Room 1D1 iCal Event
01 Jul 2019
04:30 PM

Colloquium: Quantum Atom Optics: Ocean & Universality in Quantum Dynamics

Prof. Dr. Markus Oberthaler (Universität Heidelberg, Kirchhoff-Institut für Physik)

The experimental platform of atoms manipulated by light offers answers to a broad spectrum of open questions. With two explicit and very different examples I will give you a glimpse how broad this spectrum is. I will start with a fundamental question in oceanography: At what time has the deep water in the ocean been in exchange with the atmosphere? Quantum atom optics offers the experimental possibility to detect the very rare Argon 39 atoms one by one and with that allows the dating of water samples as small as ten liters [1]. A very different question in physics is about the existence of universal behavior. Specifically in respect to time dynamics this has only recently been discussed theoretically in the context of the early phase of a heavy ion collision. 'Universal' means in this context, that the evolution does not depend on the initial condition and follows the scaling hypothesis in time and space. I will introduce the concept and present the first observation of this phenomenon in highly controlled ultracold Bose gases [2]. [1] Ar-39 dating with small samples provides new key constraints on ocean ventilation, Nature Comm. 9, 5046 (2018). [2] Observation of universal dynamics in a spinor Bose gas far from equilibrium, Nature 563, 217 (2018).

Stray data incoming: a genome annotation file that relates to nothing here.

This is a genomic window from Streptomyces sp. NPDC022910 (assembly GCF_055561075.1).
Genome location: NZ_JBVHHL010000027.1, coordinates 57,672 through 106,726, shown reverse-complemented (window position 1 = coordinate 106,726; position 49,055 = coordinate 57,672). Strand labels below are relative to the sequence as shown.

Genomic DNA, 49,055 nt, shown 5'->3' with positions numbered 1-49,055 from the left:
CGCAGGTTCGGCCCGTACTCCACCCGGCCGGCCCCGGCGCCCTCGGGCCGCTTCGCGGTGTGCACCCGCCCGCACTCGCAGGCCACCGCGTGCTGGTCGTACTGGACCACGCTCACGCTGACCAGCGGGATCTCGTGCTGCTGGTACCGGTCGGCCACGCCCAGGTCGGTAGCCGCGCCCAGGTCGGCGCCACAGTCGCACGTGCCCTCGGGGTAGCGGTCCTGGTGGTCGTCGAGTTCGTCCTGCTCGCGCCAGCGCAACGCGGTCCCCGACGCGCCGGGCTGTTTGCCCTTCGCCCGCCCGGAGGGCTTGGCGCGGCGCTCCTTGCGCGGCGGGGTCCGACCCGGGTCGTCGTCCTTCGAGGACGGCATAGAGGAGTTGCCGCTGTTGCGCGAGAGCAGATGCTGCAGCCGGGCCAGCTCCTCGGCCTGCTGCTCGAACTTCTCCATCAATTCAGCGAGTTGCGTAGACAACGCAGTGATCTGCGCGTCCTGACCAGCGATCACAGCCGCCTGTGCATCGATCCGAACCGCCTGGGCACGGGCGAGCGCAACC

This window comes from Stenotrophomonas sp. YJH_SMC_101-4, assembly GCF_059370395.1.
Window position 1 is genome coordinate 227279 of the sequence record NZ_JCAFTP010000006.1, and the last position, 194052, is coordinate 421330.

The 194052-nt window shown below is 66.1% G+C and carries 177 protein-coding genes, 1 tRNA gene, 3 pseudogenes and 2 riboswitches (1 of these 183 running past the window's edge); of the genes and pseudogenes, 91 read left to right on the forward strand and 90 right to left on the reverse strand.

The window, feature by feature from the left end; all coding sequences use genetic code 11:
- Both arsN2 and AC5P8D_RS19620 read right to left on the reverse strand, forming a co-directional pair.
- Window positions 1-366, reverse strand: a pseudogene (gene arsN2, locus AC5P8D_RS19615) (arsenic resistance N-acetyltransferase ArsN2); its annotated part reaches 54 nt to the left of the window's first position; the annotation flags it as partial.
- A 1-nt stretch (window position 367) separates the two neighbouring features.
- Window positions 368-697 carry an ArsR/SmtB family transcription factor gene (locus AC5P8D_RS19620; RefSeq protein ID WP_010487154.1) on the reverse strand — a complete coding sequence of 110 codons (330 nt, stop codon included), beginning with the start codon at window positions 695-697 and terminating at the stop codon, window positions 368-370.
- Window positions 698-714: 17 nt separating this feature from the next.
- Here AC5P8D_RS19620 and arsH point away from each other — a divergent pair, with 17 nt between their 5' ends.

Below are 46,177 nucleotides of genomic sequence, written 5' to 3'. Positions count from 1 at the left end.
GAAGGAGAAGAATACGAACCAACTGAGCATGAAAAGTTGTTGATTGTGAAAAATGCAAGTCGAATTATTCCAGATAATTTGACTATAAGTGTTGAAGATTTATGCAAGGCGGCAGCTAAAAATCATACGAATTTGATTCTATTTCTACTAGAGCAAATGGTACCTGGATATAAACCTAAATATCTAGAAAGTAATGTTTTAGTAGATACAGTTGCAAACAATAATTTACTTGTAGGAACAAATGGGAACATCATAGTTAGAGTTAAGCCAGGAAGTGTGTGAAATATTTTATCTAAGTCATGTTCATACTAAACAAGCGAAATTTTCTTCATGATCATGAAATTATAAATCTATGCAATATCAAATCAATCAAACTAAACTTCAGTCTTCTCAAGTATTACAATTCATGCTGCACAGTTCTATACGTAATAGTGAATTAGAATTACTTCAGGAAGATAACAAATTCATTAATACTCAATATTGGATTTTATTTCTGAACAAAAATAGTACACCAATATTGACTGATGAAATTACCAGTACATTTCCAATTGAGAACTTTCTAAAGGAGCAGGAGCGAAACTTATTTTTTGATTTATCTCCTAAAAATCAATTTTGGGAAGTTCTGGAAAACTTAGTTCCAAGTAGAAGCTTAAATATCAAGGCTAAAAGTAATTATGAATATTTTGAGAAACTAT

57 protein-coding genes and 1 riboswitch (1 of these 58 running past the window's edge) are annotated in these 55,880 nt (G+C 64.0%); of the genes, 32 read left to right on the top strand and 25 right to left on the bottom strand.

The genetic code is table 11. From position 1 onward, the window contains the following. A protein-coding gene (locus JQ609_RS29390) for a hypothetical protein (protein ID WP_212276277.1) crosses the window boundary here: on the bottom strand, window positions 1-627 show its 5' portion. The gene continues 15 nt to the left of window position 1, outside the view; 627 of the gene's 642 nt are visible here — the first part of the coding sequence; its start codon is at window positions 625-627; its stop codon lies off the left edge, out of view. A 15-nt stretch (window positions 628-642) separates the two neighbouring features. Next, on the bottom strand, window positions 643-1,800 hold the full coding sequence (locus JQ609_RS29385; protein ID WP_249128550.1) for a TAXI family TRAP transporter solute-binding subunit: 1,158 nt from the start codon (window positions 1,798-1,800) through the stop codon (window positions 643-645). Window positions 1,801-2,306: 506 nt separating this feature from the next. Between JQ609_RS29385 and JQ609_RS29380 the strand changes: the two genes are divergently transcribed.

Seminarroom 1+2 iCal Event
02 Jul 2019
02:00 PM

On the thermodynamics of lipid mixtures on curved substrates

Piermarco Fonda (Leiden University)

It has been known since long that thermodynamic stability of two-dimensional lipid mixtures is influenced by curvature. Inspired by recent experimental results on lipid membranes coated on colloidal scaffolds, we propose a simple and general framework for interpreting the phase diagram of inhomogeneous closed systems. When the critical behaviour of a system is affected by its shape, we further show how new thermodynamic states can arise in the phase diagram, where lipids are in a mixed phase yet exhibit strong lateral segregation. We prove how different types of inhomogeneous couplings must induce qualitatively different phenomena - such as a curvature dependent line tension - and thus provide a way to distinguish different types of curvature interactions.

Room 1D1 iCal Event
08 Jul 2019
04:30 PM

Colloquium: Exploiting the Malleability of Disorder to Design Biologically-Inspired Function

Prof. Andrea J. Liu (University of Pennsylvania, USA)